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Edith Wharton Revisited

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tragedy

May I? — A Poem on War, Unrest, and a Centenary of Change

May is not always just a month of change, it is a month of reflection, revival, and growth.

Not just in seasonal and allegorical ways, either, but in historical, individual ways.

On May 1, 1915, the RMS Lusitania set out from her American port en route to Liverpool. She was a ship of wonder, the equivalent of The White Star Line’s Titanic, famously lost three years earlier, a rival of the Cunard line’s crowning glory, and icon of Edwardian engineering and maritime pride.

She never made it back home through the ‘war zones’ of Britain, and fell in spectacle on May 7, 1915, to the bottom of the sea, seven miles off the southern coast of Ireland, in vantage point from the lighthouse that caps the cliff of ‘The Old Head of Kinsale’; with 1,198 souls lost, many of them Americans, the murder of the Lusitania outraged the American public, and set off a spark of American involvement in the growing war in Europe. Sailing through hostile German naval territory, the Lusitania was torpedoed on her starboard side by a German U-boat, and sunk in eighteen minutes. Not only a catastrophe in it’s own right, a turning point that would herald the first ever global war, ‘An End of Innocence’, a catharsis of ideals, and an American cultural revolution, but the bringing to life of new ideas, and the sobering rethinking of mankind’s expressions of ingenuity, ones that would shift from technological marvels like the Lusitania to other modes of individual, literary, and artistic ‘expression’ that would emerge through and beyond ‘The Roaring Twenties.’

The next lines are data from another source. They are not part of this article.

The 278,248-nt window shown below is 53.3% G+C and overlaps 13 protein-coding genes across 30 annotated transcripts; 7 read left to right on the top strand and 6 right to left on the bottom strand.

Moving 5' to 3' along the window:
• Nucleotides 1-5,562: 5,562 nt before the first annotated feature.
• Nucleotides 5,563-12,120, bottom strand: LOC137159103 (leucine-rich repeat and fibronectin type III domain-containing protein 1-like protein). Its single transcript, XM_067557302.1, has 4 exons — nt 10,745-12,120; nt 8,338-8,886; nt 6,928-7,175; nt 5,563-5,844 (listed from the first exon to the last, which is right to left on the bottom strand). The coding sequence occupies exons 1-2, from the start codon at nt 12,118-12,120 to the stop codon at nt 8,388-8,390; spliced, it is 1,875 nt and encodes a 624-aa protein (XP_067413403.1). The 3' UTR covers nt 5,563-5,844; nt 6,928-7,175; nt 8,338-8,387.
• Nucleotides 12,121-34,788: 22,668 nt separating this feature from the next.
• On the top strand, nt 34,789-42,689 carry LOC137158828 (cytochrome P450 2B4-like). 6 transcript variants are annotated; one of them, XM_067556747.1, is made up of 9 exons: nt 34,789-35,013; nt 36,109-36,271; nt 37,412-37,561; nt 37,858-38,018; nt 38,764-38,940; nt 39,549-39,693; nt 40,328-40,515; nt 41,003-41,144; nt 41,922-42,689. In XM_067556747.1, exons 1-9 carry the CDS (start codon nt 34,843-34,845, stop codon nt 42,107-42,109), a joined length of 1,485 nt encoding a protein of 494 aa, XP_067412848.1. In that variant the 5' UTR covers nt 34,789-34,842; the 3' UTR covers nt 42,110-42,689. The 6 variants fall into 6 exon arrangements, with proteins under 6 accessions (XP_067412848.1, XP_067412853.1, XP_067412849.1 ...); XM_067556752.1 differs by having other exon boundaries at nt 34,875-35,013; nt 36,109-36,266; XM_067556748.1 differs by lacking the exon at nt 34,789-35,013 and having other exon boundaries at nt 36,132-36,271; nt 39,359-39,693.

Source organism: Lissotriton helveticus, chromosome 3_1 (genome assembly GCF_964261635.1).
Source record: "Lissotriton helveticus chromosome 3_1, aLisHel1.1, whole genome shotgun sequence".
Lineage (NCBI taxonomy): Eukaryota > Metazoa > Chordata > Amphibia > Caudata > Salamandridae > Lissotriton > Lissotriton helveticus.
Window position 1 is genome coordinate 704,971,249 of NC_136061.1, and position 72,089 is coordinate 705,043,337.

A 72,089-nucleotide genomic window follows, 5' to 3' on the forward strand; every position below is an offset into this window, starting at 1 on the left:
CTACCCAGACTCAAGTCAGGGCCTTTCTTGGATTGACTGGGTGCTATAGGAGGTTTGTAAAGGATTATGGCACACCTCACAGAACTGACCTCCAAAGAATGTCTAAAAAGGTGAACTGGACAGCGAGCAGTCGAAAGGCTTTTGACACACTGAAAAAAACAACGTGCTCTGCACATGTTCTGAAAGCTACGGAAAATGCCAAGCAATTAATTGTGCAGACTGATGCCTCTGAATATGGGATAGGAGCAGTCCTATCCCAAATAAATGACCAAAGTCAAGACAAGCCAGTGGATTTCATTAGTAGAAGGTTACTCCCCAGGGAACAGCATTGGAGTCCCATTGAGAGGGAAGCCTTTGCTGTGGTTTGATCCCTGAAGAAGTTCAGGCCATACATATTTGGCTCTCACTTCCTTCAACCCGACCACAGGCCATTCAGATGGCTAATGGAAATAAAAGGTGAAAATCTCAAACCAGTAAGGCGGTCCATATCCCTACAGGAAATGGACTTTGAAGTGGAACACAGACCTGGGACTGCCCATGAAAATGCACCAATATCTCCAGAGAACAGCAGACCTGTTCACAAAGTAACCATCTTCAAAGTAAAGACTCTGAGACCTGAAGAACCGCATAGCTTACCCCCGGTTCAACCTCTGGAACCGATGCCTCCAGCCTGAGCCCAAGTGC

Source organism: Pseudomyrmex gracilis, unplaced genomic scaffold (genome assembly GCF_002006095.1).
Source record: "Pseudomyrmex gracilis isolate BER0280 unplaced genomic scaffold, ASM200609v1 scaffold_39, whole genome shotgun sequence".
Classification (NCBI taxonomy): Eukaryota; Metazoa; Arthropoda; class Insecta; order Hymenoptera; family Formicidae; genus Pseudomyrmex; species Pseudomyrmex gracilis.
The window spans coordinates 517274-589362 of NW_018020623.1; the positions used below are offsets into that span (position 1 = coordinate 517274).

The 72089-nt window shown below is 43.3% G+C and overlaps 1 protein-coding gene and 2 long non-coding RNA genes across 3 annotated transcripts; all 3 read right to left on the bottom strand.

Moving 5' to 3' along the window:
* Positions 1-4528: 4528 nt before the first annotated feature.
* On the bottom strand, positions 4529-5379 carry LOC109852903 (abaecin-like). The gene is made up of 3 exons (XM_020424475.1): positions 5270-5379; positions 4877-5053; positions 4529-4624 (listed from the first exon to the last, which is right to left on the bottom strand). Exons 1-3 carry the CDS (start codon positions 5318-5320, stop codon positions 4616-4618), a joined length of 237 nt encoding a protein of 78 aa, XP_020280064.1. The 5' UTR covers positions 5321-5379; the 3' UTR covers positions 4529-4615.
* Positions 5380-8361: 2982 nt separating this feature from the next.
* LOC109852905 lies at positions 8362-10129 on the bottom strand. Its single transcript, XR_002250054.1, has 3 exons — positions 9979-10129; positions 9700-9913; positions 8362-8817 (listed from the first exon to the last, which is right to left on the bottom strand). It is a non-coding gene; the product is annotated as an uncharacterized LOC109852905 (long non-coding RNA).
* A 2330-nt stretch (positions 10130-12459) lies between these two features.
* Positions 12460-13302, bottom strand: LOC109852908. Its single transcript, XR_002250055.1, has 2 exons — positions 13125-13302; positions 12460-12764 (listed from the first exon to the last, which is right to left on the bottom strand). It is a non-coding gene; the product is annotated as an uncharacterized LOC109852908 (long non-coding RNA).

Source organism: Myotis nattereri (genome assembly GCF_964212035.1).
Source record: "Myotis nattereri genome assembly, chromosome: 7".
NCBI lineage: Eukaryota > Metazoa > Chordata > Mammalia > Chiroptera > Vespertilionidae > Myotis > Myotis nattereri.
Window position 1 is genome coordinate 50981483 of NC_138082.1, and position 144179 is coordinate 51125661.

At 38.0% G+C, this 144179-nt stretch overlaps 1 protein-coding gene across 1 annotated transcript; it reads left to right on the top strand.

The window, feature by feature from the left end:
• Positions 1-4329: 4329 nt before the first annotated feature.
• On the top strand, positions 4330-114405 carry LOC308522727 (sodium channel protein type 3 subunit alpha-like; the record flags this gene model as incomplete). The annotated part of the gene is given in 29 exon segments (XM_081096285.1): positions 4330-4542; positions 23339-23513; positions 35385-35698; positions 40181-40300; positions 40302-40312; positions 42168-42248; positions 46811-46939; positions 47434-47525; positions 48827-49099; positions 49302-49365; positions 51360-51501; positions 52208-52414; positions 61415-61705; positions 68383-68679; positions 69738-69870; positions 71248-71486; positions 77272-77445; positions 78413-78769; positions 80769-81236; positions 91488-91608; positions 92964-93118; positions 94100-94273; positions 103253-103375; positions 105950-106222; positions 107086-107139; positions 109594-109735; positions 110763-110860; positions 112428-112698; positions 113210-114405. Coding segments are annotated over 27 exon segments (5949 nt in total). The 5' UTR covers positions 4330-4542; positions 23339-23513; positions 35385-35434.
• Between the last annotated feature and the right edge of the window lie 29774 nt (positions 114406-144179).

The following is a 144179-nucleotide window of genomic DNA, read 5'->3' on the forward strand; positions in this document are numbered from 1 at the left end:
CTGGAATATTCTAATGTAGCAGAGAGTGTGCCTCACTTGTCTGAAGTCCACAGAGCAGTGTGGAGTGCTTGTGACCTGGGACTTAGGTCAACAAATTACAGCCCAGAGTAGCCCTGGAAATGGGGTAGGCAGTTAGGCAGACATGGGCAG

Of course, I cannot help (again) to make parallels with the currents of protest now running through the nation. The uprising in Baltimore, though in a sense drastically ‘different’ from the chain of events, the loss of the Lusitania being one of them, that initiated a global crisis, is also in another sense remarkably similar — it is another distinctly ‘American’ opportunity to embrace change.

Did Wharton see the sinking of the Lusitania as the end of her ‘beloved’ (sarcasm, of course) Gilded Age ideals? Her purpose for her writing? The transformation of tragedy and unrest into a rethinking of ‘American’ values? I really have no clue, and I’m not sure that the opinions of a rich, privileged, dead white woman at this point could really lend much value towards a conversation about chronic, race-based inequality and unrest in 21st-Century America. ­čÖé But it is certain that the Great War that followed catapulted her desire into assisting directly on the front lines and in the relief effort. And, I will speculate, that May 1915 may have been the month, the year, the ‘turning point’, the true wake-up-call for not just America and the world on the heels of war, but for the cynical, the brusk, the inert, the snobbish Edith Wharton, to leave her pen and paper, her failed marriage, her elaborate estate, behind, and spread the light that she had once so brashly and mercilessly denied all of her characters — and to some extent, herself — into the lives of real people, other people, people caught up in the turmoil of World War One.